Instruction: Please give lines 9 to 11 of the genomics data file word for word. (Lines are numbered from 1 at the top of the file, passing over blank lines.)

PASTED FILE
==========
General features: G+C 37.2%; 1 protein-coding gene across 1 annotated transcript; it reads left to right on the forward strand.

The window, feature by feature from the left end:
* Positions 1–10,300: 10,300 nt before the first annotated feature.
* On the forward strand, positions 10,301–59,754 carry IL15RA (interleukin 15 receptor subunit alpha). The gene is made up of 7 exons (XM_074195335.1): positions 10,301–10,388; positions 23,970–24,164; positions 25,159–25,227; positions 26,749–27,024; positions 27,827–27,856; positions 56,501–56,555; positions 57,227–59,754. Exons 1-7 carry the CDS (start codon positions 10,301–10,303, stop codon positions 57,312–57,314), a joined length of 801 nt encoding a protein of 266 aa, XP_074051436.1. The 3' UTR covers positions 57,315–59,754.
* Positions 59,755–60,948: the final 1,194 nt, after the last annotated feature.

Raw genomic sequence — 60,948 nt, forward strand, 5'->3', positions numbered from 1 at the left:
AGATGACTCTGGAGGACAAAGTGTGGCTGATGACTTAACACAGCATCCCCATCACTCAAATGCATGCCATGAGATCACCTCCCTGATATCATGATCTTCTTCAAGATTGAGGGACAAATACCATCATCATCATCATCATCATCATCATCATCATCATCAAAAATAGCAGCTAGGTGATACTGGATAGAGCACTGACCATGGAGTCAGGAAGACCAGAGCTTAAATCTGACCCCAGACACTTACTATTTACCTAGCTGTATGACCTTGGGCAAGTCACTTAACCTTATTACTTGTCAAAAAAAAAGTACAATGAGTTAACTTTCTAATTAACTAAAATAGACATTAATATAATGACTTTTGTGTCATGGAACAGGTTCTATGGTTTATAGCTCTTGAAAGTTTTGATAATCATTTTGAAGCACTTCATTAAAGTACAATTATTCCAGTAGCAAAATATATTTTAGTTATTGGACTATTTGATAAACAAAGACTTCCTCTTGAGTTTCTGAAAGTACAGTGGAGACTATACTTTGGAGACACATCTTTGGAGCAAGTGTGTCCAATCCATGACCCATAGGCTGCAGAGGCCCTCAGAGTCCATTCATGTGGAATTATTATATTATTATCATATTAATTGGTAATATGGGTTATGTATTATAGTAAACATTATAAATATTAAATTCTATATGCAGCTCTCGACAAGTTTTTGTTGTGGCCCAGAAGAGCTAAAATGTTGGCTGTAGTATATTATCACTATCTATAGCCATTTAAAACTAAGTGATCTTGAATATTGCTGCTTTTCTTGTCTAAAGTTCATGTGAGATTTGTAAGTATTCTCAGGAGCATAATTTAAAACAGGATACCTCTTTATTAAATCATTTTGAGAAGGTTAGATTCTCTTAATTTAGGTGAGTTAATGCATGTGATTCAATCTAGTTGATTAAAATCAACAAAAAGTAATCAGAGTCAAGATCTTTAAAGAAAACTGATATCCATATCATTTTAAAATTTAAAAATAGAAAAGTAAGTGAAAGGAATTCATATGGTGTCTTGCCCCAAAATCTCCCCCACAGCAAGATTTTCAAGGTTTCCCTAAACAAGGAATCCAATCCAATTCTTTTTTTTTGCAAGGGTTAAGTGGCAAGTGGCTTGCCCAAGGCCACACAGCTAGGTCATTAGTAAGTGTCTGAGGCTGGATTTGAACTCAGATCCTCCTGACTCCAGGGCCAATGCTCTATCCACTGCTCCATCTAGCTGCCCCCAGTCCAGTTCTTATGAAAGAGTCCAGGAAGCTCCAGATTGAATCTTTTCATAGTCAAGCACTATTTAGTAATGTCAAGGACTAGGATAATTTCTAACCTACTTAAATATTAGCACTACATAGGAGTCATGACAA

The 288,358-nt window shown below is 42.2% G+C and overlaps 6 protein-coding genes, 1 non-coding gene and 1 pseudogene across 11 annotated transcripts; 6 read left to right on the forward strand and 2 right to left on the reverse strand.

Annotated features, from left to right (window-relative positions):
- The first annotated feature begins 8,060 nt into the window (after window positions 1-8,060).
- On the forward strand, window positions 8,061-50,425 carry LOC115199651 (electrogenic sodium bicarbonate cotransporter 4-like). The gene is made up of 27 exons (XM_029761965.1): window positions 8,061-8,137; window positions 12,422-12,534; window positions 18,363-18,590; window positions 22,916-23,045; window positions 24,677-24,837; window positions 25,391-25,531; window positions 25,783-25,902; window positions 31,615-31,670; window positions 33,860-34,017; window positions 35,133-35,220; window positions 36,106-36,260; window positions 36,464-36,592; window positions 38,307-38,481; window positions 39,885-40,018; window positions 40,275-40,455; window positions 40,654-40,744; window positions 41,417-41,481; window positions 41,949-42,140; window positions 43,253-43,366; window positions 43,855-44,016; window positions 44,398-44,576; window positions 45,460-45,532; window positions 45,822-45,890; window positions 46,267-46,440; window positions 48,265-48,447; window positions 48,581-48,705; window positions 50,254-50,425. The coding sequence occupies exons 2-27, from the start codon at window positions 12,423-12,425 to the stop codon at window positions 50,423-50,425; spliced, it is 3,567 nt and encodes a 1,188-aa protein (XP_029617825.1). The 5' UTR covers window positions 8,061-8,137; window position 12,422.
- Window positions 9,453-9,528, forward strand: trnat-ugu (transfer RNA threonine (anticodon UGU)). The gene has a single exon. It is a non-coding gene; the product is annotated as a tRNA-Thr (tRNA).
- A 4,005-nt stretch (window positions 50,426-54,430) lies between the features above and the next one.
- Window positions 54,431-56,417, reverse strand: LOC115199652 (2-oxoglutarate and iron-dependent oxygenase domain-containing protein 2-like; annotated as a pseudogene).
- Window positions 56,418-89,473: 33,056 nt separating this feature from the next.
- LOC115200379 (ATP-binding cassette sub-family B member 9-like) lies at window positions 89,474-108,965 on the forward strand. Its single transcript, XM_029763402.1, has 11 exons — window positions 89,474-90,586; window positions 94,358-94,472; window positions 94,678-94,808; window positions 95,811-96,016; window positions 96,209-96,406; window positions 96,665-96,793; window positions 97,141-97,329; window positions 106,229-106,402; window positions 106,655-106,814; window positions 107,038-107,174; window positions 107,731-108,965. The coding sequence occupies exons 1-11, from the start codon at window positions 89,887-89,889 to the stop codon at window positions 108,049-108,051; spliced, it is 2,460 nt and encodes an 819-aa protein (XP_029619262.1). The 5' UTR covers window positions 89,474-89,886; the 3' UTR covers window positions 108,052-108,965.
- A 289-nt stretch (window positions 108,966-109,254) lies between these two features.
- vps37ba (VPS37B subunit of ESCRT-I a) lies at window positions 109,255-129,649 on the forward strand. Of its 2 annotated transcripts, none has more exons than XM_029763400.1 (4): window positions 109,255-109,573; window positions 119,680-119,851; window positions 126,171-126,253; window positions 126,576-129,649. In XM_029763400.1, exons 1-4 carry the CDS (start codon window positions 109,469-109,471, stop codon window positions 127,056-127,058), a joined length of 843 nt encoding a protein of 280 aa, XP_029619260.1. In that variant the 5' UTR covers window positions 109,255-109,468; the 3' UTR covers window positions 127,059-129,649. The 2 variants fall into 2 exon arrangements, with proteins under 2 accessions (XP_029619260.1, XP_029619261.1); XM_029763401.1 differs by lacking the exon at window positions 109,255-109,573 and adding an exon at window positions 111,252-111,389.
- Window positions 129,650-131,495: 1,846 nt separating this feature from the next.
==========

Annotated features, from left to right (window-relative positions):
- The first annotated feature begins 8,060 nt into the window (after window positions 1-8,060).
- On the forward strand, window positions 8,061-50,425 carry LOC115199651 (electrogenic sodium bicarbonate cotransporter 4-like). The gene is made up of 27 exons (XM_029761965.1): window positions 8,061-8,137; window positions 12,422-12,534; window positions 18,363-18,590; window positions 22,916-23,045; window positions 24,677-24,837; window positions 25,391-25,531; window positions 25,783-25,902; window positions 31,615-31,670; window positions 33,860-34,017; window positions 35,133-35,220; window positions 36,106-36,260; window positions 36,464-36,592; window positions 38,307-38,481; window positions 39,885-40,018; window positions 40,275-40,455; window positions 40,654-40,744; window positions 41,417-41,481; window positions 41,949-42,140; window positions 43,253-43,366; window positions 43,855-44,016; window positions 44,398-44,576; window positions 45,460-45,532; window positions 45,822-45,890; window positions 46,267-46,440; window positions 48,265-48,447; window positions 48,581-48,705; window positions 50,254-50,425. The coding sequence occupies exons 2-27, from the start codon at window positions 12,423-12,425 to the stop codon at window positions 50,423-50,425; spliced, it is 3,567 nt and encodes a 1,188-aa protein (XP_029617825.1). The 5' UTR covers window positions 8,061-8,137; window position 12,422.